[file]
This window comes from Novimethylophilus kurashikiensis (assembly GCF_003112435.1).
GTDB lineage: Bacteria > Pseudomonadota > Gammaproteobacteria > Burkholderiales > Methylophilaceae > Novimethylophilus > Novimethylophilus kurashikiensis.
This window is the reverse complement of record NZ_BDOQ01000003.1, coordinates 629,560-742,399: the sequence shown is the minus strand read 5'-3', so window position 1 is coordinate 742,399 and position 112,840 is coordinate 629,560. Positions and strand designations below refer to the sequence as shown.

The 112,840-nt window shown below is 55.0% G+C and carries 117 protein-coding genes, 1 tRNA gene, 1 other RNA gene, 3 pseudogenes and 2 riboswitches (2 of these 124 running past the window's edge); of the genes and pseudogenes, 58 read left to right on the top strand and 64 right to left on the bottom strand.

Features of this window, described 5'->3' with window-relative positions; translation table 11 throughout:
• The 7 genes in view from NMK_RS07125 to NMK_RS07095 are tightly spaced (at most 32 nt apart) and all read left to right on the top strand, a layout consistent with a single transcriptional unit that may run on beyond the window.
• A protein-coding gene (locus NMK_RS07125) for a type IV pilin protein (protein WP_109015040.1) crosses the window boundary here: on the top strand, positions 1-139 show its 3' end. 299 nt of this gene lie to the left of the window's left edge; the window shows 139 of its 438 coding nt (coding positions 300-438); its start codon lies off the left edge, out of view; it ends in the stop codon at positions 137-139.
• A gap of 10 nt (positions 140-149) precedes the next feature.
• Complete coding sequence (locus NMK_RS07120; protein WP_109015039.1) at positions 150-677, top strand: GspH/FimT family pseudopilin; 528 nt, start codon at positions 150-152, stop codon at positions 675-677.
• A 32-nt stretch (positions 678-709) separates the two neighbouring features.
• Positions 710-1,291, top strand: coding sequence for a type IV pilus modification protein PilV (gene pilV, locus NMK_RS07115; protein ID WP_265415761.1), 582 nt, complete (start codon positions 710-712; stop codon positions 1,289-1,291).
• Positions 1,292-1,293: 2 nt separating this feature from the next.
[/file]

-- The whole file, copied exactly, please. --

This window comes from Novimethylophilus kurashikiensis (assembly GCF_003112435.1).
GTDB lineage: Bacteria > Pseudomonadota > Gammaproteobacteria > Burkholderiales > Methylophilaceae > Novimethylophilus > Novimethylophilus kurashikiensis.
This window is the reverse complement of record NZ_BDOQ01000003.1, coordinates 629,560-742,399: the sequence shown is the minus strand read 5'-3', so window position 1 is coordinate 742,399 and position 112,840 is coordinate 629,560. Positions and strand designations below refer to the sequence as shown.

The 112,840-nt window shown below is 55.0% G+C and carries 117 protein-coding genes, 1 tRNA gene, 1 other RNA gene, 3 pseudogenes and 2 riboswitches (2 of these 124 running past the window's edge); of the genes and pseudogenes, 58 read left to right on the top strand and 64 right to left on the bottom strand.

Features of this window, described 5'->3' with window-relative positions; translation table 11 throughout:
• The 7 genes in view from NMK_RS07125 to NMK_RS07095 are tightly spaced (at most 32 nt apart) and all read left to right on the top strand, a layout consistent with a single transcriptional unit that may run on beyond the window.
• A protein-coding gene (locus NMK_RS07125) for a type IV pilin protein (protein WP_109015040.1) crosses the window boundary here: on the top strand, positions 1-139 show its 3' end. 299 nt of this gene lie to the left of the window's left edge; the window shows 139 of its 438 coding nt (coding positions 300-438); its start codon lies off the left edge, out of view; it ends in the stop codon at positions 137-139.
• A gap of 10 nt (positions 140-149) precedes the next feature.
• Complete coding sequence (locus NMK_RS07120; protein WP_109015039.1) at positions 150-677, top strand: GspH/FimT family pseudopilin; 528 nt, start codon at positions 150-152, stop codon at positions 675-677.
• A 32-nt stretch (positions 678-709) separates the two neighbouring features.
• Positions 710-1,291, top strand: coding sequence for a type IV pilus modification protein PilV (gene pilV, locus NMK_RS07115; protein ID WP_265415761.1), 582 nt, complete (start codon positions 710-712; stop codon positions 1,289-1,291).
• Positions 1,292-1,293: 2 nt separating this feature from the next.